[MARMAM] New Publication: The transition to independence: Sex differences in social and behavioural development of wild bottlenose dolphins
ewakrzyszczyk at gmail.com
Mon Jun 26 22:21:46 PDT 2017
Dear MARMAM community:
My co-authors and I are pleased to announce the following publication
through Animal Behaviour.
*Krzyszczyk, Ewa*, Patterson, Eric, Stanton, Margaret, & Mann, Janet. The
transition to independence: Sex differences in social and behavioural
development of wild bottlenose dolphins. Animal Behaviour 129: 43-59.
Sex differences in adult behaviour are well documented, but less is known
about the ontogeny of these differences. In mammals, the transition to
independence, from infancy to the juvenile period, is when these sex
differences are likely to become prominent. Here, we examined sex
differences in behavioural development among calf and juvenile bottlenose
dolphins (Tursiops aduncus) from two years pre-weaning to two years
post-weaning and whether these differences were consistent, or not, with
three non-mutually exclusive hypotheses regarding the function of the
juvenile period: the social skills, protection/safety, and energy
allocation hypothesis. All hypotheses received some support, but strikingly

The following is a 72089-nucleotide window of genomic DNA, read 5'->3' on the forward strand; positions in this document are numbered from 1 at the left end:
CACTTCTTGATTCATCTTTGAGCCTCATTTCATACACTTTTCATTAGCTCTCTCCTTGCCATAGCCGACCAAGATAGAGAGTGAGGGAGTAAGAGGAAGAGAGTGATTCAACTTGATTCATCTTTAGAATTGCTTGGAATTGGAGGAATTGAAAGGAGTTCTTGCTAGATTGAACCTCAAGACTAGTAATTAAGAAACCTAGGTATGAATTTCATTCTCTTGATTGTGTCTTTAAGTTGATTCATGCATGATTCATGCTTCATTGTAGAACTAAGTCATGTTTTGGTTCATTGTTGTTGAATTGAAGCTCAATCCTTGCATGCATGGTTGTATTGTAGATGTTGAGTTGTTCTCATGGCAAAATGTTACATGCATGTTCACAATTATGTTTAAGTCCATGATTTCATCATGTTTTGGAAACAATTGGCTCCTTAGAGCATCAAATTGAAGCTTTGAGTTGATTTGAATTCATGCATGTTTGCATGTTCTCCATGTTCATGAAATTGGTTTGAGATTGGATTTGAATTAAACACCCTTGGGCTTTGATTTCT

so for females. First, sex differences in the nature and quality of
juvenile social bonds appear to foreshadow adult association patterns.
Juveniles had a greater proportion of same-sex associates than calves.
Second, although neither sex increased their number of associates from
infancy to juvenility, a pattern that might mitigate predation risk,
avoidance between juveniles and adult males suggests that both sexes reduce
the likelihood of conspecific aggression. This pattern was more marked for
juvenile females. Third, females, but not males, increased foraging rates
from late infancy to the early juvenile period, even surpassing typical
adult female foraging rates. This is likely related to the future energetic
demands of maternal investment and skill development required for
specialized foraging tactics, which are female biased in this population.
This study provides a first step towards understanding the transition into
independence for cetaceans, insight into how sex differences develop and a
glimpse into the function of the juvenile period.
The article is available for free for until July 27th at
https://authors.elsevier.com/a/1VAfTmjLihxt If you would like a pdf or have
any questions, or just want to geek out about juveniles with me! please
email myself at (ewakrzyszczyk at gmail.com). Please also see my website (
http://ewakrzyszczyk.weebly.com) for a popular science type article
regarding this new publication.
Ewa Krzyszczyk, PhD
Post-doctoral Research Fellow
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